Whether or not we want to admit it, there are bad actors out there trying to use your brand in their fraud campaigns. Ultimately, imposters that use your brand in their spoken messages and spoofed caller IDs are the cause of declining consumer answer rates. But how do you know the best course of action to prevent this type of behavior? We detect when imposters are corrupting your brand and work with carriers and US authorities to shut them down. Furthermore, we continuously monitor robocall and human fraud activity, providing you with detailed intelligence about campaign types, frequency and sources. As Maria Mayo of FTC Bureau of Consumer Protection said, “It’s in businesses’ best interest to consider solutions that will help protect their good name and their loyal customers.” Let’s take a closer look at how to do just that.

In this article, we cover:

How to detect imposter fraud

Statistics show that nearly 50% of the calls people receive are unwanted. According to AARP.org, “Impostor scams are exactly what they sound like — crooks pose as someone (or something) else to try to convince you to send them money. This is the most common form of fraud reported to the Federal Trade Commission (FTC), which logged nearly 960,000 complaints about impostor scams in the year ending Sept. 30. 2021. Those cons collectively cost victims $2 billion, an 85 percent increase from the previous 12 months, as scammers sought in record numbers to “capitalize on confusion and concerns around shifts in the economy stemming from the pandemic,” the FTC said in a Dec. 16 statement.

Impostor scams generally start with an unsolicited phone call, email, text or social media message. Fraudsters impersonate people and organizations you would ordinarily trust, or at least hear out. The most common pose involves government agencies such as Social Security, Medicare or the IRS. But crooks might adopt any number of guises, including companies you do business with, charities, a family member or friend, a lawyer or debt collector, or celebrities.”

Fortunately, YouMail has you covered.

Using the industry’s largest independent call sensor network, YouMail listens to billions of live consumer calls and accurately detects brand imposter activity. Patented AI algorithms analyze media and metadata to identify and classify each malicious campaign that uses your brand.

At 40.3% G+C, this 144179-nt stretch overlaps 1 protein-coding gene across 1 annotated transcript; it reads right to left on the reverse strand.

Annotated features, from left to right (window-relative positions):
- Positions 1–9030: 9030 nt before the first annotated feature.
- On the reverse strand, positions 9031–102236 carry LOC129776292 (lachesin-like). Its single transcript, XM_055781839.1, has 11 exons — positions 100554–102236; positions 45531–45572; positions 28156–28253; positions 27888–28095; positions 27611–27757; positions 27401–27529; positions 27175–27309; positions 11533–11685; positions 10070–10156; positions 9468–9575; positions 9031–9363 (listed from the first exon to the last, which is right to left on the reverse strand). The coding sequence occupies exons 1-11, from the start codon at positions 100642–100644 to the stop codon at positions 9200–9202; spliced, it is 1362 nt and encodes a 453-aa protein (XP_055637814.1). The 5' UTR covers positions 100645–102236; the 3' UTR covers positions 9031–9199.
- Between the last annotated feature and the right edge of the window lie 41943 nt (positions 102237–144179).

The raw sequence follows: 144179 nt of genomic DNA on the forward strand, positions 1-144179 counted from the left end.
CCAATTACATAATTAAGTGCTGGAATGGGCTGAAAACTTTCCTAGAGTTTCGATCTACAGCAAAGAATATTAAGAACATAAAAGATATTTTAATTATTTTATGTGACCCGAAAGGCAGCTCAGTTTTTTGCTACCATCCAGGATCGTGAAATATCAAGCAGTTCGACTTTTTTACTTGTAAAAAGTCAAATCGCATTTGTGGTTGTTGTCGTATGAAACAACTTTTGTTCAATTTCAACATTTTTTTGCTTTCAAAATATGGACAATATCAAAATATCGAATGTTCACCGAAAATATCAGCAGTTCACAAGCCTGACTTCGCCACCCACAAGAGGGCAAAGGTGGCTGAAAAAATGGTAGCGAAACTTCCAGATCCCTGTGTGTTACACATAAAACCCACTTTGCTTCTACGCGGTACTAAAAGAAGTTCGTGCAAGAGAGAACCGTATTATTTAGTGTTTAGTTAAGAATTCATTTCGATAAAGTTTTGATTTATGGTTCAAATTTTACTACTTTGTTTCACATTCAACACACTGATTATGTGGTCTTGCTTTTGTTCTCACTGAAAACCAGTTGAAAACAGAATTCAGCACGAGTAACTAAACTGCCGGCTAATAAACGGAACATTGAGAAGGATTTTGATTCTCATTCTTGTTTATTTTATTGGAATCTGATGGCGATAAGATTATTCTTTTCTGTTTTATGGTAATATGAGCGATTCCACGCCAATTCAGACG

The importance of mitigating fraud campaigns

Our blog from September — How to Block Unwanted Calls and Stop Them From Calling You Back — noted that regardless of whoever or whatever plagues your phone lines and sanity, you have recourse. More than likely your carrier provides some form of call blocking. Block a number and you never need to hear from it again. But that’s a reactive measure.

You need to be attacked at least once in order to prevent it from happening again. And with unwanted callers being so wiley — scammy robocallers in particular — blocking a few phone numbers isn’t going to deter the persistent.

Spammers and scammers are experts at attacking their victims from a variety of phone numbers. Block one, and they will try from another. They’ve got the technology and patience to try again and again. They even share information over the dark internet, passing on your number as particularly vulnerable.

Fortunately, we capture metadata that enables us to trace campaign sources and shut them down. We work directly with USTelecom (industry robocall mitigation agency designated by the FCC) and the telecommunications companies that carry the calls to block them. Our forensics provides the objective evidence that carriers need to stop fraud at its source.

YouMail protects more than 350 million phone numbers, has stopped more than a billion robocalls, and has answered well over 10 billion calls to date. If you need a bouncer for your phone, we’re the muscle you’ve been looking for.

Continuous campaign surveillance

According to onespan.com, “fraud monitoring is the core of a modern fraud prevention strategy. Continuous fraud monitoring is the process of constantly monitoring all actions on a bank account – not just the initial login and ensuing financial transactions such as payments and funds transfers. Continuous fraud monitoring looks at all actions and events, whether they are monetary or non-monetary. This includes things like changes to an account owner’s profile, adding a beneficiary or payee, and device registrations.

When monitoring for suspicious activity, an anti-fraud system must analyze vast amounts of data,

events, and their context in a continuous way to spot anomalies in user behavior patterns. It’s an approach that allows financial institutions to respond in real time to the risk of a threat and stop a fraud attack. Continuous fraud monitoring looks at and analyzes the data related to online and mobile banking sessions, devices, IP addresses, behavior, and all the events that users perform – as they occur – to determine the level of risk.”

YouMail monitors all fraud activity that involves your brand, providing detailed analysis by campaign type, frequency and sources. We alert you when new campaigns are detected and when activity levels change.

If you’re ready to get started protecting your brand, there’s no better time to start than right now. Sign up for a YouMail Professional Plan today.

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